An across-the-board buying — particularly in insurance, realty, industrial and transport stocks — led the Qatar Stock Exchange remain overall bullish amidst weakened trading volumes and turnover this week.
The bullish outlook of non-Qatari institutions and the weakened net selling by non-Qatari individuals helped the 20-stock Qatar Index rise 0.76% this week which saw global credit rating agency Fitch view that Qatar's fiscal deficit is narrowing despite the economic boycott that began in June last year.
Islamic stocks were seen gaining slower than the other indices this week which saw the Institute of International Finance say that a pickup in private consumption, public spending, and exports has helped Qatar fast dissipate shocks from the economic blockade.
The market, however, saw losers outnumber gainers this week which witnessed Doha Cables – a fully-owned subsidiary of Senyar Industries Qatar Holding in which Aamal Company is a 50% shareholder – bag a two-year QR1.24bn contract from Kahramaa for the supply of power cables.
Buying interests were squarely visible within midcap segments this week which saw Doha Bank come out with a brief prospectus that provides investors with basic information about its Qatar Exchange Traded Fund, which tracks the 20-stock QE Index.
However, local retail investors turned bearish and domestic funds’ buying support considerably weakened this week which saw Qatar's industrials sector witness a 0.8% growth year-on-year in December 2017.
The Total Return Index grew 1.25%, Al Rayan Islamic Index by 0.12% and All Share Index by 1.56% this week which saw no trading of government bonds and treasury bills.
The insurance index expanded 3.58%, realty (2.91%), industrials (2.14%), transport (1.25%0, telecom (0.97%), banks and financial services (0.87%) and consumer goods (0.18%) this week which saw banking, industrials and real estate together account for more than 88% of the total trading volume.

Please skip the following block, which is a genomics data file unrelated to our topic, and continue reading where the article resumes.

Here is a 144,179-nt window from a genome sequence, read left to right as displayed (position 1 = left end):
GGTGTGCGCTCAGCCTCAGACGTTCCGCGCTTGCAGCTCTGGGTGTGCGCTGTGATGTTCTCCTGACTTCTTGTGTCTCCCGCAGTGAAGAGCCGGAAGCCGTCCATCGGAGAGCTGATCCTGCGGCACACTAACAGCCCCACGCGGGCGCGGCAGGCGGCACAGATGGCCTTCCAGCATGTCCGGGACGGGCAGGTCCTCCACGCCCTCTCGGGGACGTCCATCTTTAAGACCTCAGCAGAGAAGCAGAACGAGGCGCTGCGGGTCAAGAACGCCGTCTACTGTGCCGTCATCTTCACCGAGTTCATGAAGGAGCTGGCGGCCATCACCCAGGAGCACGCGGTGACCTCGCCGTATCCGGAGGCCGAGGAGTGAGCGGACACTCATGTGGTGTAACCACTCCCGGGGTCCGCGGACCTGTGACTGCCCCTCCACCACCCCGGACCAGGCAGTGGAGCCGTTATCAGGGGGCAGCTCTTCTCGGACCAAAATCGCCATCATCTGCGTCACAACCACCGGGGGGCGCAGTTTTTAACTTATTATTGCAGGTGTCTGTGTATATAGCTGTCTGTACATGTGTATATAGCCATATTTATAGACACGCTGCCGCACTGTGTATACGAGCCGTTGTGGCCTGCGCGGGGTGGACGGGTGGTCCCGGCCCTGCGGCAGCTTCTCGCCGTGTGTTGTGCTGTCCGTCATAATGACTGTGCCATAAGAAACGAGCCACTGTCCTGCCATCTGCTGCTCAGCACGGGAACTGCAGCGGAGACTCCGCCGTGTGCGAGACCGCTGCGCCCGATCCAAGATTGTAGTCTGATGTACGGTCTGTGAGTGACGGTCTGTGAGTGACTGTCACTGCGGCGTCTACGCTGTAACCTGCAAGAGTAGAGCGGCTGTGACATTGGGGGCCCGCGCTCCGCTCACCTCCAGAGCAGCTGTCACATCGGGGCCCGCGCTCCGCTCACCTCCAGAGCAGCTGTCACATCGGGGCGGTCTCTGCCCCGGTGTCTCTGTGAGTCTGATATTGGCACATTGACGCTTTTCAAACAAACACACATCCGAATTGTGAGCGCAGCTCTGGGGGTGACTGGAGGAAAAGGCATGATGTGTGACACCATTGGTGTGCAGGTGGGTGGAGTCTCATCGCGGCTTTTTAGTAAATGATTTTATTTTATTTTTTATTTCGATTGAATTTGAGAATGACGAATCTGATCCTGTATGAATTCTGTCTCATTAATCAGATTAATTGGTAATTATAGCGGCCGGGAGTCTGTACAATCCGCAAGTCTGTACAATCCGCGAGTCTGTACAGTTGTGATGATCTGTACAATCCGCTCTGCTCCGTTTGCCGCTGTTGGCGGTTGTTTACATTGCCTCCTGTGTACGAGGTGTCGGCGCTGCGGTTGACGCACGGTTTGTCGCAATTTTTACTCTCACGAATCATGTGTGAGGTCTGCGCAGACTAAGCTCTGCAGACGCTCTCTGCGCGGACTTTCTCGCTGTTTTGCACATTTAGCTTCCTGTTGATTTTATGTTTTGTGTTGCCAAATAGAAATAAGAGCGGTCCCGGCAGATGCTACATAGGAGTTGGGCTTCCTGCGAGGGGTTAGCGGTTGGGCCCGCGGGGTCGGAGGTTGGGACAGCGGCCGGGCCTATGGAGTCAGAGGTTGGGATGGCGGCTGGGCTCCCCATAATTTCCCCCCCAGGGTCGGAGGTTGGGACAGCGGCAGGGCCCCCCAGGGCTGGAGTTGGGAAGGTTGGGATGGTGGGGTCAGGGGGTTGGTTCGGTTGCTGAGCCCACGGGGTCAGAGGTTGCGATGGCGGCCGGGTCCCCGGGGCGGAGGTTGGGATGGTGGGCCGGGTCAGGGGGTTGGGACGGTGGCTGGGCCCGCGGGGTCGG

The banks and financial services sector accounted for 47% of the total volume, industrials (23%), realty (18%), consumer goods (5%), telecom (4%), transport (2%) and insurance (1%) this week.
The banks and financial services’ share in total trade turnover was 45%, industrials (22%), real estate (13%), consumer goods (11%), telecom (5%), and transport and insurance (2% each) this week.
Major gainers included Industries Qatar, Commercial Bank, al khaliji, Alijarah Holding, Qatar Electricity and Water, Aamal Company, Mesaieed Petrochemical Holding, Qatar Insurance, Ezdan, Ooredoo, Nakilat and Milaha this week.
Nevertheless, more than 51% of the stocks ended in the red with the major losers being Qatar Islamic Bank, Ahli Bank, Qatari Investors Group, Al Khaleej Takaful, Qatar General and Reinsurance, Mazaya Qatar, Vodafone Qatar, Gulf Warehousing and Widam Food were among the losers.
Non-Qatari funds turned net buyers to the tune of QR1.27mn compared with net sellers of QR30.59mn a week ago.
Non-Qatari individuals’ net profit booking declined substantially to QR2.85mn against QR19.99mn the previous week.
However, local retail investors’ net selling strengthened considerably to QR55.88mn compared to QR21.28mn a week ago.
Domestic institutions’ net buying declined to QR57.39mn against QR71.78mn the week ended February 14.
Total trade volume fell 9% to 32.92mn shares, value by 2% to QR792.68mn and transactions by 7% to 12,489.
The telecom sector reported 66% plunge in trade volume to 1.28mn equities, 31% in value to QR37.07mn and 33% in deals to 856.
The transport sector’s trade volume plummeted 22% to 0.62mn stocks, value by 25% to QR17.49mn and transactions by 17% to 491.
The banks and financial services sector saw 10% shrinkage in trade volume to 15.53mn shares, 4% in value to QR355.61mn and 12% in deals to 4,602.
However, the industrials sector’s trade volume soared 15% to 7.71mn equities, value by 8% to QR176.35mn and transactions by 9% to 3,662.
The market witnessed 9% expansion in the insurance sector’s trade volume to 0.37mn stocks and 1% in value to QR15.74mn but on 5% fall in deals to 390.
The consumer goods sector’s trade volume was up 5% to 1.57mn shares and value by 20% to QR89.02mn, whereas transactions fell 8% to 1,053.
Although the real estate sector’s trade volume was flat at 5.84mn equities, there was 6% fall in value to QR101.4mn and 1% in deals to 2,435.